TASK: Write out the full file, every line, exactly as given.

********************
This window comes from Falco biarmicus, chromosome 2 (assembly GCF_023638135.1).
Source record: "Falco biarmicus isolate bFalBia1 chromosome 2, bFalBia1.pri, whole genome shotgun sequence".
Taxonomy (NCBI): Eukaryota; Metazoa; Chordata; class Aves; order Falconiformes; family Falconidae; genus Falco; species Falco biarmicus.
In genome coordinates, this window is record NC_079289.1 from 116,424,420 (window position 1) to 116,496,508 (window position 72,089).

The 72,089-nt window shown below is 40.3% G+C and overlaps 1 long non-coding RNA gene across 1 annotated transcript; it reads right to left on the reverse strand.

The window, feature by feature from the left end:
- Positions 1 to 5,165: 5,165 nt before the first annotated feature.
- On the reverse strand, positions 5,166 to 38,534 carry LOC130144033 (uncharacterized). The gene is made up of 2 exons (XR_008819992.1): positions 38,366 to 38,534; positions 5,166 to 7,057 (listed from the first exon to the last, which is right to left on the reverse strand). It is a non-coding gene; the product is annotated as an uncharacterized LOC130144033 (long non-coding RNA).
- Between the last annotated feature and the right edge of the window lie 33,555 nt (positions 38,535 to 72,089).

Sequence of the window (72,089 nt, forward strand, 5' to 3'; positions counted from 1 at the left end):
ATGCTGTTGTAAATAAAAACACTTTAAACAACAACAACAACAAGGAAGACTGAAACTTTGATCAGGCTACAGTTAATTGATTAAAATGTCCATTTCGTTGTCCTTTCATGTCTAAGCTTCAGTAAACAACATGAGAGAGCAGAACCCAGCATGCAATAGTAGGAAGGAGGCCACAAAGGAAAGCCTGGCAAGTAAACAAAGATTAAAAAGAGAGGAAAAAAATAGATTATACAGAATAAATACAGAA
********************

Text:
This window comes from Falco biarmicus, chromosome 2 (assembly GCF_023638135.1).
Source record: "Falco biarmicus isolate bFalBia1 chromosome 2, bFalBia1.pri, whole genome shotgun sequence".
Taxonomy (NCBI): Eukaryota; Metazoa; Chordata; class Aves; order Falconiformes; family Falconidae; genus Falco; species Falco biarmicus.
In genome coordinates, this window is record NC_079289.1 from 116,424,420 (window position 1) to 116,496,508 (window position 72,089).

The 72,089-nt window shown below is 40.3% G+C and overlaps 1 long non-coding RNA gene across 1 annotated transcript; it reads right to left on the reverse strand.

The window, feature by feature from the left end:
- Positions 1 to 5,165: 5,165 nt before the first annotated feature.
- On the reverse strand, positions 5,166 to 38,534 carry LOC130144033 (uncharacterized). The gene is made up of 2 exons (XR_008819992.1): positions 38,366 to 38,534; positions 5,166 to 7,057 (listed from the first exon to the last, which is right to left on the reverse strand). It is a non-coding gene; the product is annotated as an uncharacterized LOC130144033 (long non-coding RNA).
- Between the last annotated feature and the right edge of the window lie 33,555 nt (positions 38,535 to 72,089).

Sequence of the window (72,089 nt, forward strand, 5' to 3'; positions counted from 1 at the left end):
ATGCTGTTGTAAATAAAAACACTTTAAACAACAACAACAACAAGGAAGACTGAAACTTTGATCAGGCTACAGTTAATTGATTAAAATGTCCATTTCGTTGTCCTTTCATGTCTAAGCTTCAGTAAACAACATGAGAGAGCAGAACCCAGCATGCAATAGTAGGAAGGAGGCCACAAAGGAAAGCCTGGCAAGTAAACAAAGATTAAAAAGAGAGGAAAAAAATAGATTATACAGAATAAATACAGAA